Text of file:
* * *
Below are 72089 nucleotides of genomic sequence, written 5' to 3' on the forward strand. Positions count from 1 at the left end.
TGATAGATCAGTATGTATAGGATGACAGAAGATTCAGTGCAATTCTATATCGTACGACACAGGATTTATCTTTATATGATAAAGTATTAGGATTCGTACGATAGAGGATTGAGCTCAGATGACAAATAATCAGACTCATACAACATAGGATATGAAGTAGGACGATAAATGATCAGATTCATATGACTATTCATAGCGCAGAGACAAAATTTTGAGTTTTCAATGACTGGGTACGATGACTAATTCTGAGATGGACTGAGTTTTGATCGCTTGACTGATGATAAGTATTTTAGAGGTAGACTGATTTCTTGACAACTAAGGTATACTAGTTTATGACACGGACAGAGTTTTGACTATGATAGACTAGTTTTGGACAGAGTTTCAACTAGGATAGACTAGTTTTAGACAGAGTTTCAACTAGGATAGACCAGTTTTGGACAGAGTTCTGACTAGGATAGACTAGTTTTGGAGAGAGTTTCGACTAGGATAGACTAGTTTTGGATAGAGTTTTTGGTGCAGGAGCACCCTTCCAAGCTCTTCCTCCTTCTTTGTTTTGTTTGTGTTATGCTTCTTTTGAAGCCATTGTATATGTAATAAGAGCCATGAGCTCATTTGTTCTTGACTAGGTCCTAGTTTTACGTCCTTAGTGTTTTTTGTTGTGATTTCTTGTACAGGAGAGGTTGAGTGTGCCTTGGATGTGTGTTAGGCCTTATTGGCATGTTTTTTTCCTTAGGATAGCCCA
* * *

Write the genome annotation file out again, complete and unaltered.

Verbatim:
Below are 72089 nucleotides of genomic sequence, written 5' to 3' on the forward strand. Positions count from 1 at the left end.
TGATAGATCAGTATGTATAGGATGACAGAAGATTCAGTGCAATTCTATATCGTACGACACAGGATTTATCTTTATATGATAAAGTATTAGGATTCGTACGATAGAGGATTGAGCTCAGATGACAAATAATCAGACTCATACAACATAGGATATGAAGTAGGACGATAAATGATCAGATTCATATGACTATTCATAGCGCAGAGACAAAATTTTGAGTTTTCAATGACTGGGTACGATGACTAATTCTGAGATGGACTGAGTTTTGATCGCTTGACTGATGATAAGTATTTTAGAGGTAGACTGATTTCTTGACAACTAAGGTATACTAGTTTATGACACGGACAGAGTTTTGACTATGATAGACTAGTTTTGGACAGAGTTTCAACTAGGATAGACTAGTTTTAGACAGAGTTTCAACTAGGATAGACCAGTTTTGGACAGAGTTCTGACTAGGATAGACTAGTTTTGGAGAGAGTTTCGACTAGGATAGACTAGTTTTGGATAGAGTTTTTGGTGCAGGAGCACCCTTCCAAGCTCTTCCTCCTTCTTTGTTTTGTTTGTGTTATGCTTCTTTTGAAGCCATTGTATATGTAATAAGAGCCATGAGCTCATTTGTTCTTGACTAGGTCCTAGTTTTACGTCCTTAGTGTTTTTTGTTGTGATTTCTTGTACAGGAGAGGTTGAGTGTGCCTTGGATGTGTGTTAGGCCTTATTGGCATGTTTTTTTCCTTAGGATAGCCCA